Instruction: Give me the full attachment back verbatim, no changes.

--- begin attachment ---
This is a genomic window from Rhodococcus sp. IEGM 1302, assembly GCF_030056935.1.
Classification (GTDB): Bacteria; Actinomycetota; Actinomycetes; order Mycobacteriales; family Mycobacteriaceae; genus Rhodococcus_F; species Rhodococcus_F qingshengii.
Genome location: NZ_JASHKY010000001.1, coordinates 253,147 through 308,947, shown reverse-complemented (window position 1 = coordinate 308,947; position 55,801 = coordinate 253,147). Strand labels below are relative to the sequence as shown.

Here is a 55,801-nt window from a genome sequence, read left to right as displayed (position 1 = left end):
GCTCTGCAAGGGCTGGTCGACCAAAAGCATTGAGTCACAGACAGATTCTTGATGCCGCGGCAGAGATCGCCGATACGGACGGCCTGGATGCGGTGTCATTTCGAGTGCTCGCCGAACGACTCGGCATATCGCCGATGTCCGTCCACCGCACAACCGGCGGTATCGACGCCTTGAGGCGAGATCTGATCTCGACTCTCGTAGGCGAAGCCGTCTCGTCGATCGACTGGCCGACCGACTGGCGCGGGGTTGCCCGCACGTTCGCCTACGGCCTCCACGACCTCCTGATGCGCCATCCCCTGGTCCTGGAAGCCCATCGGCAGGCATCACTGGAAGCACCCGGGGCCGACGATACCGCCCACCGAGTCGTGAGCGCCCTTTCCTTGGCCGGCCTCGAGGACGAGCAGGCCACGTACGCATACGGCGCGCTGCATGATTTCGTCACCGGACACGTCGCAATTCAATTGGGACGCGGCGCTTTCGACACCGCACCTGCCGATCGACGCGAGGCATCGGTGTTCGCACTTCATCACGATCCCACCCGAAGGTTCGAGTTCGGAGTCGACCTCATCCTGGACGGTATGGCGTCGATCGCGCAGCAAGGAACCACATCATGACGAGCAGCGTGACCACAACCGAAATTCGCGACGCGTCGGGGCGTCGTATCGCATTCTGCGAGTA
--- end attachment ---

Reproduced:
This is a genomic window from Rhodococcus sp. IEGM 1302, assembly GCF_030056935.1.
Classification (GTDB): Bacteria; Actinomycetota; Actinomycetes; order Mycobacteriales; family Mycobacteriaceae; genus Rhodococcus_F; species Rhodococcus_F qingshengii.
Genome location: NZ_JASHKY010000001.1, coordinates 253,147 through 308,947, shown reverse-complemented (window position 1 = coordinate 308,947; position 55,801 = coordinate 253,147). Strand labels below are relative to the sequence as shown.

Here is a 55,801-nt window from a genome sequence, read left to right as displayed (position 1 = left end):
GCTCTGCAAGGGCTGGTCGACCAAAAGCATTGAGTCACAGACAGATTCTTGATGCCGCGGCAGAGATCGCCGATACGGACGGCCTGGATGCGGTGTCATTTCGAGTGCTCGCCGAACGACTCGGCATATCGCCGATGTCCGTCCACCGCACAACCGGCGGTATCGACGCCTTGAGGCGAGATCTGATCTCGACTCTCGTAGGCGAAGCCGTCTCGTCGATCGACTGGCCGACCGACTGGCGCGGGGTTGCCCGCACGTTCGCCTACGGCCTCCACGACCTCCTGATGCGCCATCCCCTGGTCCTGGAAGCCCATCGGCAGGCATCACTGGAAGCACCCGGGGCCGACGATACCGCCCACCGAGTCGTGAGCGCCCTTTCCTTGGCCGGCCTCGAGGACGAGCAGGCCACGTACGCATACGGCGCGCTGCATGATTTCGTCACCGGACACGTCGCAATTCAATTGGGACGCGGCGCTTTCGACACCGCACCTGCCGATCGACGCGAGGCATCGGTGTTCGCACTTCATCACGATCCCACCCGAAGGTTCGAGTTCGGAGTCGACCTCATCCTGGACGGTATGGCGTCGATCGCGCAGCAAGGAACCACATCATGACGAGCAGCGTGACCACAACCGAAATTCGCGACGCGTCGGGGCGTCGTATCGCATTCTGCGAGTA